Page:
Article published in:The Social Construction of SARS: Studies of a health communication crisis
Edited by John H. Powers and Xiaosui Xiao
[Discourse Approaches to Politics, Society and Culture 30] 2008
► pp. 181–199
10. Reporting an emerging epidemic in Taiwan: Journalists' experiences of SARS coverage
The performance of the mainstream news media during the SARS epidemic, particularly their treatment of risk-related information, raised heated criticism from the government, academia, and public in Taiwan. This study examines journalists’ perceptions and experiences in covering the SARS epidemic. Based on in-depth interviews with eight medical journalists from the mainstream news media in June and July 2003, the study addresses the following issues: journalistic routines of medical coverage; major changes to medical reporting during the epidemic; journalists’ judgments on information-seeking as well as on angle and source selection while facing scientific and political uncertainty; journalists’ reactions to criticism of news media performance during the SARS coverage; and what journalists learned about the news covering process from their experiences during the SARS epidemic.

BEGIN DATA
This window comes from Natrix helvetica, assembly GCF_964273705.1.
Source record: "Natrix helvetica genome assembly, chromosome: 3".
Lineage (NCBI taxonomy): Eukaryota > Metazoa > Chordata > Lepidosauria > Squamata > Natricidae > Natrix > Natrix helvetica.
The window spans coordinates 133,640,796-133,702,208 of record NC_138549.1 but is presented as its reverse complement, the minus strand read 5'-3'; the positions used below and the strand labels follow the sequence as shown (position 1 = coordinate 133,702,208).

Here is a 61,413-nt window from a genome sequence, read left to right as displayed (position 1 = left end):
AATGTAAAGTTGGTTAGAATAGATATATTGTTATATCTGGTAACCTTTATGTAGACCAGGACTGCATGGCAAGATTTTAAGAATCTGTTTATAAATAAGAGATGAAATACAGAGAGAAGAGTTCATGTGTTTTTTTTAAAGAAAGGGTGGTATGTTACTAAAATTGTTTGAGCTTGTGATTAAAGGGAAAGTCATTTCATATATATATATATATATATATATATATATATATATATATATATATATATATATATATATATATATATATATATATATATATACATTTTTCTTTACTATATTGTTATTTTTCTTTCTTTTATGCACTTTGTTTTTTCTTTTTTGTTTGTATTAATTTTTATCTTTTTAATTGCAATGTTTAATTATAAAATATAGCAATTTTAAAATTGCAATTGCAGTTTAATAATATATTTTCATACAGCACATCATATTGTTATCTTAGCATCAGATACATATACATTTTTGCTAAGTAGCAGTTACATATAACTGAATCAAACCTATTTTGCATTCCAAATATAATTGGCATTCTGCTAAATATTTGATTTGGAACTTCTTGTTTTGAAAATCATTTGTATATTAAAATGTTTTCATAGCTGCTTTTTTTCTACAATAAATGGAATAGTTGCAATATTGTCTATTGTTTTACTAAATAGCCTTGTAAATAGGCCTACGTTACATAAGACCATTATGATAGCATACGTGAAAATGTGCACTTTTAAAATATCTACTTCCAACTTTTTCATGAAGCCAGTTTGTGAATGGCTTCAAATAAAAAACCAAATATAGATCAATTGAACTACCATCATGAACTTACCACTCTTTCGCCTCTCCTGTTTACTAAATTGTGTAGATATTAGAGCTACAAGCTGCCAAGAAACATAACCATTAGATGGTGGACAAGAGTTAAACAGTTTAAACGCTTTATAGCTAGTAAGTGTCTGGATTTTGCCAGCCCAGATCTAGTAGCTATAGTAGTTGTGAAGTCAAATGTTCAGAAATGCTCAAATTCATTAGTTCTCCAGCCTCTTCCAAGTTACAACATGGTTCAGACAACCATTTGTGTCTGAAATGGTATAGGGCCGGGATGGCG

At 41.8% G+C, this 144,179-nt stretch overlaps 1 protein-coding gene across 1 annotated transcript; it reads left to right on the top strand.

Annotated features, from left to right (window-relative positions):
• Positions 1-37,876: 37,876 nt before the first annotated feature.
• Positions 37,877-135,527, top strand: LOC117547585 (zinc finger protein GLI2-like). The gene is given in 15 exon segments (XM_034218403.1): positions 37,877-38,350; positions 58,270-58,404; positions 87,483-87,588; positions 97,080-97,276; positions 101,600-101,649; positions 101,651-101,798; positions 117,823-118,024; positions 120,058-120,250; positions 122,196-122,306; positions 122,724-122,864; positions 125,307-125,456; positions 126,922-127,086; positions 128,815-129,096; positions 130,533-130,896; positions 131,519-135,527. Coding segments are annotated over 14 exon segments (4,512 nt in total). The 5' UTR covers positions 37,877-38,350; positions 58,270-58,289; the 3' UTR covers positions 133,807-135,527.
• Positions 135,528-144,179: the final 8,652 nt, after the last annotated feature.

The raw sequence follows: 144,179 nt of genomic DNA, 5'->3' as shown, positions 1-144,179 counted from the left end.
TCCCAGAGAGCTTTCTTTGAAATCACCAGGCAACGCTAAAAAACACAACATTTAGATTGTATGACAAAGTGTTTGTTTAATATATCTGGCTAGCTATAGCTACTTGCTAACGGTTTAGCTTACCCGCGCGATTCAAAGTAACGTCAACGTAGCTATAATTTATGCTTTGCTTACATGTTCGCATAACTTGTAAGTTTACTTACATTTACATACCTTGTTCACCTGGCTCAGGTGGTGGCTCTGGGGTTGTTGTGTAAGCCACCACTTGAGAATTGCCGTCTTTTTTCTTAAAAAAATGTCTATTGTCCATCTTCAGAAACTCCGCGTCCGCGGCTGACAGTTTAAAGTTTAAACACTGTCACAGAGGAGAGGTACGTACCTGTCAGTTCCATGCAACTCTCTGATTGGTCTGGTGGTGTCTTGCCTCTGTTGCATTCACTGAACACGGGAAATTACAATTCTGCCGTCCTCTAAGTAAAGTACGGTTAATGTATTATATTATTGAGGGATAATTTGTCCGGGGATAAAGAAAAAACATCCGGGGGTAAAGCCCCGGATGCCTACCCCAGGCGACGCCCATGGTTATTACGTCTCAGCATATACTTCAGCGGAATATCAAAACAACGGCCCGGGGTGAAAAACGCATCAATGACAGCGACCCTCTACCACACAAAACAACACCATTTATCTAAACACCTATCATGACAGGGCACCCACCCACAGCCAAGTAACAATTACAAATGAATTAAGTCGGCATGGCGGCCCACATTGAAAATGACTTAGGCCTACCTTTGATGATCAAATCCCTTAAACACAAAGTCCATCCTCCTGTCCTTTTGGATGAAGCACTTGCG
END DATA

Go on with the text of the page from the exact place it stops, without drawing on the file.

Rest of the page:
Published online: 12 November 2008